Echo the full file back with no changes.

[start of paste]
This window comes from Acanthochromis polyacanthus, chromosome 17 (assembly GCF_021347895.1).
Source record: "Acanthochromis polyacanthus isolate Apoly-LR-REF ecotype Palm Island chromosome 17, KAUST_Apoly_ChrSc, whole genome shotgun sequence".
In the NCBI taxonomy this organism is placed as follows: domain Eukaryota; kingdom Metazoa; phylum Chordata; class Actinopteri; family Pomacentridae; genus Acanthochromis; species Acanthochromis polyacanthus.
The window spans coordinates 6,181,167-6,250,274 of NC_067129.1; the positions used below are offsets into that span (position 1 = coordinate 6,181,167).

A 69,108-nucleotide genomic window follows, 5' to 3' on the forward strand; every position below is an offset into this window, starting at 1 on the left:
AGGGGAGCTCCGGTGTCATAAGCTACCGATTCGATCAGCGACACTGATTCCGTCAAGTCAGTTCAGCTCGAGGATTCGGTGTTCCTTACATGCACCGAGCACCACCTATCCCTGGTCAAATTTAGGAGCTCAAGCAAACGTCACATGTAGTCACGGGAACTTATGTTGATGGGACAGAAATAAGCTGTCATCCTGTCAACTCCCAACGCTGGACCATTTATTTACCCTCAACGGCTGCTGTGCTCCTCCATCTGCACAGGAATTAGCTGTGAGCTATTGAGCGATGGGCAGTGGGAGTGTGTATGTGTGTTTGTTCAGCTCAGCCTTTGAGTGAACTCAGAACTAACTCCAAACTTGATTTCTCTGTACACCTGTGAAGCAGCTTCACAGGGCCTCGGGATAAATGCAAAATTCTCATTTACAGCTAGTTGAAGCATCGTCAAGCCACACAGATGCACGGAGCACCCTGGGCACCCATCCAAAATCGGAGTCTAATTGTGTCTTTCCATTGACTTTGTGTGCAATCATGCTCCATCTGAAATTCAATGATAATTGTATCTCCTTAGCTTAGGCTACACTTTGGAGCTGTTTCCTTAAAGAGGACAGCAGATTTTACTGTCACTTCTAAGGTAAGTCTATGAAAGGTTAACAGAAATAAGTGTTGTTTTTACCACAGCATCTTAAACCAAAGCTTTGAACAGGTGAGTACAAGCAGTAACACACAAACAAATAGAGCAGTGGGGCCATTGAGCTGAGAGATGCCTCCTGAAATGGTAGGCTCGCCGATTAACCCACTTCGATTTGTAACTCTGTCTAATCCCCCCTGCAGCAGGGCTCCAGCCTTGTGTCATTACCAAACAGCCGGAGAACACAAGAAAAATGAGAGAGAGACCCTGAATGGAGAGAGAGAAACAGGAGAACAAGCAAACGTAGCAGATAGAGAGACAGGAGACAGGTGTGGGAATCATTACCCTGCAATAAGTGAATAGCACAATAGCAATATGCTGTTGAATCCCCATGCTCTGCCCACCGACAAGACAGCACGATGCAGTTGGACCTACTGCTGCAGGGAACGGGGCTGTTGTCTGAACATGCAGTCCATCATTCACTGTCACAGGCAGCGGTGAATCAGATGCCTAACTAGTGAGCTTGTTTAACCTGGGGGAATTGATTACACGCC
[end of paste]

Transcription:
This window comes from Acanthochromis polyacanthus, chromosome 17 (assembly GCF_021347895.1).
Source record: "Acanthochromis polyacanthus isolate Apoly-LR-REF ecotype Palm Island chromosome 17, KAUST_Apoly_ChrSc, whole genome shotgun sequence".
In the NCBI taxonomy this organism is placed as follows: domain Eukaryota; kingdom Metazoa; phylum Chordata; class Actinopteri; family Pomacentridae; genus Acanthochromis; species Acanthochromis polyacanthus.
The window spans coordinates 6,181,167-6,250,274 of NC_067129.1; the positions used below are offsets into that span (position 1 = coordinate 6,181,167).

A 69,108-nucleotide genomic window follows, 5' to 3' on the forward strand; every position below is an offset into this window, starting at 1 on the left:
AGGGGAGCTCCGGTGTCATAAGCTACCGATTCGATCAGCGACACTGATTCCGTCAAGTCAGTTCAGCTCGAGGATTCGGTGTTCCTTACATGCACCGAGCACCACCTATCCCTGGTCAAATTTAGGAGCTCAAGCAAACGTCACATGTAGTCACGGGAACTTATGTTGATGGGACAGAAATAAGCTGTCATCCTGTCAACTCCCAACGCTGGACCATTTATTTACCCTCAACGGCTGCTGTGCTCCTCCATCTGCACAGGAATTAGCTGTGAGCTATTGAGCGATGGGCAGTGGGAGTGTGTATGTGTGTTTGTTCAGCTCAGCCTTTGAGTGAACTCAGAACTAACTCCAAACTTGATTTCTCTGTACACCTGTGAAGCAGCTTCACAGGGCCTCGGGATAAATGCAAAATTCTCATTTACAGCTAGTTGAAGCATCGTCAAGCCACACAGATGCACGGAGCACCCTGGGCACCCATCCAAAATCGGAGTCTAATTGTGTCTTTCCATTGACTTTGTGTGCAATCATGCTCCATCTGAAATTCAATGATAATTGTATCTCCTTAGCTTAGGCTACACTTTGGAGCTGTTTCCTTAAAGAGGACAGCAGATTTTACTGTCACTTCTAAGGTAAGTCTATGAAAGGTTAACAGAAATAAGTGTTGTTTTTACCACAGCATCTTAAACCAAAGCTTTGAACAGGTGAGTACAAGCAGTAACACACAAACAAATAGAGCAGTGGGGCCATTGAGCTGAGAGATGCCTCCTGAAATGGTAGGCTCGCCGATTAACCCACTTCGATTTGTAACTCTGTCTAATCCCCCCTGCAGCAGGGCTCCAGCCTTGTGTCATTACCAAACAGCCGGAGAACACAAGAAAAATGAGAGAGAGACCCTGAATGGAGAGAGAGAAACAGGAGAACAAGCAAACGTAGCAGATAGAGAGACAGGAGACAGGTGTGGGAATCATTACCCTGCAATAAGTGAATAGCACAATAGCAATATGCTGTTGAATCCCCATGCTCTGCCCACCGACAAGACAGCACGATGCAGTTGGACCTACTGCTGCAGGGAACGGGGCTGTTGTCTGAACATGCAGTCCATCATTCACTGTCACAGGCAGCGGTGAATCAGATGCCTAACTAGTGAGCTTGTTTAACCTGGGGGAATTGATTACACGCC